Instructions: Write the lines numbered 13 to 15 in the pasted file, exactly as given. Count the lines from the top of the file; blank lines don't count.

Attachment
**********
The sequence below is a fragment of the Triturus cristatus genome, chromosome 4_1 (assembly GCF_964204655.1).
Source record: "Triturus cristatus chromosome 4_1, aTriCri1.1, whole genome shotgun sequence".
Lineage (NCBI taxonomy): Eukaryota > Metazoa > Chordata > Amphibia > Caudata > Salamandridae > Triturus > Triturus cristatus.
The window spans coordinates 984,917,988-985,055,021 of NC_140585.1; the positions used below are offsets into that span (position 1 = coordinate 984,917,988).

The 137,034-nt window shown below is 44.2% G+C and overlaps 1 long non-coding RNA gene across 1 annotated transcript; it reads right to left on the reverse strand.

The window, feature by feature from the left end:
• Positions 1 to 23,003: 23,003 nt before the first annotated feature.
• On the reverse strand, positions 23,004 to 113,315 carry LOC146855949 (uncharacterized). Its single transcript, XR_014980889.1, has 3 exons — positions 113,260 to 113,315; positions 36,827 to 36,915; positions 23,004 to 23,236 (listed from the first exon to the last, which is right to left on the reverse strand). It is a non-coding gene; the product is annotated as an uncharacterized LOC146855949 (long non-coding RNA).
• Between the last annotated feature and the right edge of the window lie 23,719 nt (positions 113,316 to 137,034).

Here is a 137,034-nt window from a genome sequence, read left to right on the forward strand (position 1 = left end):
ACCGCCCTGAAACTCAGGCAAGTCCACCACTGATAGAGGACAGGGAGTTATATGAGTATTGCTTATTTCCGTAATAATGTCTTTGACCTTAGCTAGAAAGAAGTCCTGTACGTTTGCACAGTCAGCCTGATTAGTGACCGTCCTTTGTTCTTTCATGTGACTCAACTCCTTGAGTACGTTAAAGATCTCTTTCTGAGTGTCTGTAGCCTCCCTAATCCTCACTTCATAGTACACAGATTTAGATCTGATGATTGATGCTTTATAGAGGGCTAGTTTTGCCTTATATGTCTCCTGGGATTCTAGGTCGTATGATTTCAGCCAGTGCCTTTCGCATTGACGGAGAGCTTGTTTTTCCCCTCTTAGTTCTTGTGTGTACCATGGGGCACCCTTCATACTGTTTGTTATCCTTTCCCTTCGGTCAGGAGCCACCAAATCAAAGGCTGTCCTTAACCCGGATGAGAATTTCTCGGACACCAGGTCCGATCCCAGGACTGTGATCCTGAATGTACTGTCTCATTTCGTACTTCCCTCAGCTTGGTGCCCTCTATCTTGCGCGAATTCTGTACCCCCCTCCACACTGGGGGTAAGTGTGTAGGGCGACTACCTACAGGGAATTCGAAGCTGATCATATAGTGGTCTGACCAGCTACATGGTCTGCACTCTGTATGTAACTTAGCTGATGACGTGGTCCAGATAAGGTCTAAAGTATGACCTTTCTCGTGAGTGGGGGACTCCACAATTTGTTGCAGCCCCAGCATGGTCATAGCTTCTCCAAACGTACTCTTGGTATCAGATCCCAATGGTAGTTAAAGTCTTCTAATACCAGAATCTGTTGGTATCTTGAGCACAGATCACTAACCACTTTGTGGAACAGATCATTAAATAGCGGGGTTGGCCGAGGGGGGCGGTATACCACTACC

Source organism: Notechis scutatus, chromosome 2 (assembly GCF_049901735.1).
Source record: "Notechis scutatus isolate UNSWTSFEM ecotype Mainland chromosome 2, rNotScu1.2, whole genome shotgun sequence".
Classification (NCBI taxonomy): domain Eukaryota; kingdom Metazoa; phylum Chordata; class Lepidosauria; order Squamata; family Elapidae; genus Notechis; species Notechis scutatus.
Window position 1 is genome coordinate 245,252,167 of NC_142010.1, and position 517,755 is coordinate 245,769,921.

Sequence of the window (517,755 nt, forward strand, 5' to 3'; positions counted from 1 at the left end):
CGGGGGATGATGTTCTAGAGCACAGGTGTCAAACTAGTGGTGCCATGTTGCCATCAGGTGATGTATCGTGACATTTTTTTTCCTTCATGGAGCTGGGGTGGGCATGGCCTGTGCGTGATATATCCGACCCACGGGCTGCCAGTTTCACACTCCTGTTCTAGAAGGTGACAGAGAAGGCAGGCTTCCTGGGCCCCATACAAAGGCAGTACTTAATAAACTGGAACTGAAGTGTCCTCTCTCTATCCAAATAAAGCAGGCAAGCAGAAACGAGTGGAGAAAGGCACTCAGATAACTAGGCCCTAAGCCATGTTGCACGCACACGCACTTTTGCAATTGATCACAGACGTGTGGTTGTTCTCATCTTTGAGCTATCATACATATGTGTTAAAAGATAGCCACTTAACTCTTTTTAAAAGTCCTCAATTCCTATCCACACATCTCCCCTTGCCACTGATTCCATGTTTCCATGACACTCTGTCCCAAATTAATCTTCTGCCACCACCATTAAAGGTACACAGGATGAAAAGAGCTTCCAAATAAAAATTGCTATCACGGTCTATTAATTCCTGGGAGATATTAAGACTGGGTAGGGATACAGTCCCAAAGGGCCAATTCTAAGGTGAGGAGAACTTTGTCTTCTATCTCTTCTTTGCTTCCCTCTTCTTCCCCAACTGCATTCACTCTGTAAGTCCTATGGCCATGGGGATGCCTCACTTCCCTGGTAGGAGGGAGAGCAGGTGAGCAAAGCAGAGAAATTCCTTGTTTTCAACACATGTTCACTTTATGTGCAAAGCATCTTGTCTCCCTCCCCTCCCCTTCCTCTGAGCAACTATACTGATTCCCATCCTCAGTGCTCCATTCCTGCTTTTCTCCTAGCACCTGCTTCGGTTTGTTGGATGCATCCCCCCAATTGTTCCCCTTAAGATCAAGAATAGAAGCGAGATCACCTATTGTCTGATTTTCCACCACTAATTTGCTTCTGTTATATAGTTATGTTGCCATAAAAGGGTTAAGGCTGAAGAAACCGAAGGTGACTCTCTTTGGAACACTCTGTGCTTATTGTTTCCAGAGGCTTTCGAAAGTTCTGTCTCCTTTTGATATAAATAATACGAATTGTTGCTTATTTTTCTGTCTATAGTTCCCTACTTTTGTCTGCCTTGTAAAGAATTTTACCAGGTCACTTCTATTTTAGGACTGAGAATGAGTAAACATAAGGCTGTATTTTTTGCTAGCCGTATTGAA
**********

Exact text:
Source record: "Notechis scutatus isolate UNSWTSFEM ecotype Mainland chromosome 2, rNotScu1.2, whole genome shotgun sequence".
Classification (NCBI taxonomy): domain Eukaryota; kingdom Metazoa; phylum Chordata; class Lepidosauria; order Squamata; family Elapidae; genus Notechis; species Notechis scutatus.
Window position 1 is genome coordinate 245,252,167 of NC_142010.1, and position 517,755 is coordinate 245,769,921.